A Momentary Flow

Updating Worldviews one World at a time

In physiological terms everything ugly weakens and saddens man. It reminds him of decay, danger, powerlessness: it actually makes him lose strength. You can measure the effect of ugly things with a dynamometer. Whenever man gets depressed, he senses something ‘ugly’ is nearby. His feeling of power, his will to power, his courage, his pride – all are diminished by ugliness and increased by beauty … Ugly things are understood as signs and symptoms of degenerescence … Any sign of exhaustion, of heaviness, … the whiff, the colour, the form of dissolution … all produce the same reaction, the value judgement ‘ugly’. A hatred springs up here: who is man hating here? But there is no doubt: the decline of his type.

(Twilight of the Idols (1889) by Friedrich Nietzsche)
Are ugly people oppressed? – Jonny Thakkar – Aeon

The definition of love (erôs) in the Symposium situates the philosopher midway between the lack of wisdom and its possession: thus “the philosopher will never attain wisdom, but he can make progress in its direction … . Philosophy is not wisdom, but a way of life and discourse determined by the idea of wisdom” (p. 46, italics in original). Socrates is himself the very incarnation of philosophy thus understood.

What is Ancient Philosophy? // Reviews // Notre Dame Philosophical Reviews // University of Notre Dame

Descartes was no fool; by parsing reality into the res extensa and res cogitans he captured something critical about human experience. You do not need to be a hard-core dualist to imagine that subjective experience might not be amenable to mathematical law. For Douglas, ‘the attempt to force experience into logical categories of non-contradiction’ is the ‘final paradox’ of an obsessive search for purity. ‘But experience is not amenable [to this narrowing],’ she insists, and ‘those who make the attempt find themselves led into contradictions.’

Margaret Wertheim – The limits of physics

Philosophy is to be studied, not for the sake of any definite answers to its questions, since no definite answers can, as a rule, be known to be true, but rather for the sake of the questions themselves; because these questions enlarge our conception of what is possible, enrich our intellectual imagination and diminish the dogmatic assurance which closes the mind against speculation; but above all because, through the greatness of the universe which philosophy contemplates, the mind also is rendered great, and becomes capable of that union with the universe which constitutes its highest good.

Bertrand Russell, The Problems of Philosophy (via man-of-prose)

(via moloweez)

Is this life real?
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Philosophers and physicists say we might be living in a computer simulation, but how can we tell? And does it matter?
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Our species is not going to last forever. One way or another, humanity will vanish from the Universe, but before it does, it might summon together sufficient computing power to emulate human experience, in all of its rich detail. Some philosophers and physicists have begun to wonder if we’re already there. Maybe we are in a computer simulation, and the reality we experience is just part of the program. Modern computer technology is extremely sophisticated, and with the advent of quantum computing, it’s likely to become more so. With these more powerful machines, we’ll be able to perform large-scale simulations of more complex physical systems, including, possibly, complete living organisms, maybe even humans. But why stop there? The idea isn’t as crazy as it sounds. A pair of philosophers recently argued that if we accept the eventual complexity of computer hardware, it’s quite probable we’re already part of an ‘ancestor simulation’, a virtual recreation of humanity’s past. Meanwhile, a trio of nuclear physicists has proposed a way to test this hypothesis, based on the notion that every scientific programme makes simplifying assumptions. If we live in a simulation, the thinking goes, we might be able to use experiments to detect these assumptions. (via Is this life real or a simulation? – Matthew R Francis – Aeon)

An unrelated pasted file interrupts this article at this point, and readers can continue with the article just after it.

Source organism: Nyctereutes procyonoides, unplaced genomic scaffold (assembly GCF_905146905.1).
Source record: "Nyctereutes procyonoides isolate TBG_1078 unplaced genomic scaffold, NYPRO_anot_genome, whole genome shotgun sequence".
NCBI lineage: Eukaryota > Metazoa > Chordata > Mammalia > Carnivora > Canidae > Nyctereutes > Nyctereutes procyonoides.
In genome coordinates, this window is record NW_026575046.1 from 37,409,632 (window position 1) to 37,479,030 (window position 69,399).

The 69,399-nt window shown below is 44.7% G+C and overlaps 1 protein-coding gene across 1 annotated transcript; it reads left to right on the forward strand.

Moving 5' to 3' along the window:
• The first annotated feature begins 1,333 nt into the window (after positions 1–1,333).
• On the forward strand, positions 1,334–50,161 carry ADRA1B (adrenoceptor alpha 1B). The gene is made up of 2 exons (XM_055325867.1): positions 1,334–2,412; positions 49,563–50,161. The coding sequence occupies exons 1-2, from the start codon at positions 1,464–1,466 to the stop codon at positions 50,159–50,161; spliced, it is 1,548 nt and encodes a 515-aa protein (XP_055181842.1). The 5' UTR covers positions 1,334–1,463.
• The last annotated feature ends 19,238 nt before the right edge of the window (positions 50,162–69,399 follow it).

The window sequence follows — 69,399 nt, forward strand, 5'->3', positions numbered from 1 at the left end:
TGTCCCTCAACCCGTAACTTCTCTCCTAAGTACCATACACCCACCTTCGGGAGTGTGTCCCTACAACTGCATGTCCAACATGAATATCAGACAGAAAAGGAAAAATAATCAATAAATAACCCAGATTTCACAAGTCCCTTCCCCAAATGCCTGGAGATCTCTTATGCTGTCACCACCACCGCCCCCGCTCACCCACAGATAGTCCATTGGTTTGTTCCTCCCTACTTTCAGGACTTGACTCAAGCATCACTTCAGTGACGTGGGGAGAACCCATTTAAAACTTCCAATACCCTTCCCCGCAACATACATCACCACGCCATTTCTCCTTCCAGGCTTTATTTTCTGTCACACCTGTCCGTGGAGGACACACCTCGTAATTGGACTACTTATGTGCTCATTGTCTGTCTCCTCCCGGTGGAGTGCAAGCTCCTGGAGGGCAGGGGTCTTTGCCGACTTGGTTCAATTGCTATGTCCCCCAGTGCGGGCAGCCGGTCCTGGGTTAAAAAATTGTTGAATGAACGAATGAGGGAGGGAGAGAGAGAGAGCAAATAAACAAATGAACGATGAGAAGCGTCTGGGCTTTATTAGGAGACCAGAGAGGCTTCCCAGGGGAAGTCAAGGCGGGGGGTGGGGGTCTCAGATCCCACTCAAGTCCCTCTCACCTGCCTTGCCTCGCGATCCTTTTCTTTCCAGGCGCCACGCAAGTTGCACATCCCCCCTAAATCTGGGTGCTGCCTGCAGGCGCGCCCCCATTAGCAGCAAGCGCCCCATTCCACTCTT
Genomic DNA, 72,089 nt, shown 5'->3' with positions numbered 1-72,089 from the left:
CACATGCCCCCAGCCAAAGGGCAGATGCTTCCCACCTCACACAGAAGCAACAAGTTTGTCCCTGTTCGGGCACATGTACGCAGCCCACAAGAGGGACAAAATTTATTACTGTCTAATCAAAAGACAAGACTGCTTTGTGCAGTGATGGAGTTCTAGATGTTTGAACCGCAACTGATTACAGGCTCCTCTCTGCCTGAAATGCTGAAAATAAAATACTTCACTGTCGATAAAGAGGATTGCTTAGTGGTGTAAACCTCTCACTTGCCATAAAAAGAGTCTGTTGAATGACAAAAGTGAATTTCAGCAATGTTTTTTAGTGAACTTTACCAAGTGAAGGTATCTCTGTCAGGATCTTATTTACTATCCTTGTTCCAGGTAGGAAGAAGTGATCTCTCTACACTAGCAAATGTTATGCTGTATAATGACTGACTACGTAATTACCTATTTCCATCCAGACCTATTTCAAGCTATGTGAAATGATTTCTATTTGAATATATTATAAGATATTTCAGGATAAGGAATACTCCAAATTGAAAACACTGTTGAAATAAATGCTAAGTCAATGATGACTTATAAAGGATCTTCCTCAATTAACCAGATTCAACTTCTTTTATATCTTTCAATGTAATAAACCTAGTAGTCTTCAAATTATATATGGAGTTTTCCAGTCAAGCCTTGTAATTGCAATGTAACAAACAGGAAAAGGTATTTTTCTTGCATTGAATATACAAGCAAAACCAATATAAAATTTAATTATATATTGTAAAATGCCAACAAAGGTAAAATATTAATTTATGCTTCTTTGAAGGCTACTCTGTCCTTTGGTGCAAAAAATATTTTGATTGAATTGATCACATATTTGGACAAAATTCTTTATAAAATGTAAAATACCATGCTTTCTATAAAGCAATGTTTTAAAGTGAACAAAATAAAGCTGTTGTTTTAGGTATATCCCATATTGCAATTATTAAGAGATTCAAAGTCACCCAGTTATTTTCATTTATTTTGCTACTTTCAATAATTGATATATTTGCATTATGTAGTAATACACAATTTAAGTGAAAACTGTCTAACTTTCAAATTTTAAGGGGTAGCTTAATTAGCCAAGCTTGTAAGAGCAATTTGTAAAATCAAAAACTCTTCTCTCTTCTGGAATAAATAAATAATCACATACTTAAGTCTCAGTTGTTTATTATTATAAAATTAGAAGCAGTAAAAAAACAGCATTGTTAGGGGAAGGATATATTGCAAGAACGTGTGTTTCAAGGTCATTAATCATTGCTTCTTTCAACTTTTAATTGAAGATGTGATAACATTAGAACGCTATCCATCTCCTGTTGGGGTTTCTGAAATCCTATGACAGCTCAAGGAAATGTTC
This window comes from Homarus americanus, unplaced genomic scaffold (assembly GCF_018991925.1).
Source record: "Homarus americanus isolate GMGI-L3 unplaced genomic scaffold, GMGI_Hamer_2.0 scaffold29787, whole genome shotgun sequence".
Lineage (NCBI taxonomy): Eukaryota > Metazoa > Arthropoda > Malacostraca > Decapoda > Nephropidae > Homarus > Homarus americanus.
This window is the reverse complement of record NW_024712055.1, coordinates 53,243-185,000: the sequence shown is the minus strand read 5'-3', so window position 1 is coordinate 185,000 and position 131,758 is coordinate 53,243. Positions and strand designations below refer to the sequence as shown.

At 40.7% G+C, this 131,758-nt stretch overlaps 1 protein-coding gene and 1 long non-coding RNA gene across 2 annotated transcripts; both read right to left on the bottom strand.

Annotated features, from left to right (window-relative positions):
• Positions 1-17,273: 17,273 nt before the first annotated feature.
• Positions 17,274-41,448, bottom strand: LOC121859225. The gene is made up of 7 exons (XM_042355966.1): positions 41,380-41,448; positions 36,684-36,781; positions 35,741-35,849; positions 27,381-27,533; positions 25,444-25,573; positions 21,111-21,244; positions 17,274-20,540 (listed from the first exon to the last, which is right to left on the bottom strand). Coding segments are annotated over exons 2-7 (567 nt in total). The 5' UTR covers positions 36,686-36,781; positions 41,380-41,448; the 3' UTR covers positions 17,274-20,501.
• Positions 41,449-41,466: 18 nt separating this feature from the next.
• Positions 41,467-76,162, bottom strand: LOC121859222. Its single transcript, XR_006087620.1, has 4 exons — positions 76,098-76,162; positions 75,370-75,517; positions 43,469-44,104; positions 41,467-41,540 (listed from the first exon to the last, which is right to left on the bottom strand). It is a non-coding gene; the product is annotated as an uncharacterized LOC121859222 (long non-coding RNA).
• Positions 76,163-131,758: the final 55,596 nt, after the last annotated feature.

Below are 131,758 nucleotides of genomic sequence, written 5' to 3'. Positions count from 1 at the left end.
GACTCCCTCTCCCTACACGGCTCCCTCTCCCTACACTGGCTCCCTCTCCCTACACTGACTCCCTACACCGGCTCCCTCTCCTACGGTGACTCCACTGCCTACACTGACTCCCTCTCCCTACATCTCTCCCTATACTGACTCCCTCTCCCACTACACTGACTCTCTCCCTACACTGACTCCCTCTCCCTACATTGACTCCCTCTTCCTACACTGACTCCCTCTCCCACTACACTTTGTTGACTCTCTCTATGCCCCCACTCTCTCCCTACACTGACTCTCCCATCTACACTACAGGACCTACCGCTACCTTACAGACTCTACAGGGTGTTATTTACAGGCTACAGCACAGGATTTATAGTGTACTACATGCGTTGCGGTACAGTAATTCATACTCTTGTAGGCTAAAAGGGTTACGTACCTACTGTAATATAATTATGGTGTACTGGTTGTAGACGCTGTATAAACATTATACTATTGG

Is this life real?
-
Philosophers and physicists say we might be living in a computer simulation, but how can we tell? And does it matter?
-
Our species is not going to last forever. One way or another, humanity will vanish from the Universe, but before it does, it might summon together sufficient computing power to emulate human experience, in all of its rich detail. Some philosophers and physicists have begun to wonder if we’re already there. Maybe we are in a computer simulation, and the reality we experience is just part of the program. Modern computer technology is extremely sophisticated, and with the advent of quantum computing, it’s likely to become more so. With these more powerful machines, we’ll be able to perform large-scale simulations of more complex physical systems, including, possibly, complete living organisms, maybe even humans. But why stop there? The idea isn’t as crazy as it sounds. A pair of philosophers recently argued that if we accept the eventual complexity of computer hardware, it’s quite probable we’re already part of an ‘ancestor simulation’, a virtual recreation of humanity’s past. Meanwhile, a trio of nuclear physicists has proposed a way to test this hypothesis, based on the notion that every scientific programme makes simplifying assumptions. If we live in a simulation, the thinking goes, we might be able to use experiments to detect these assumptions. (via Is this life real or a simulation? – Matthew R Francis – Aeon)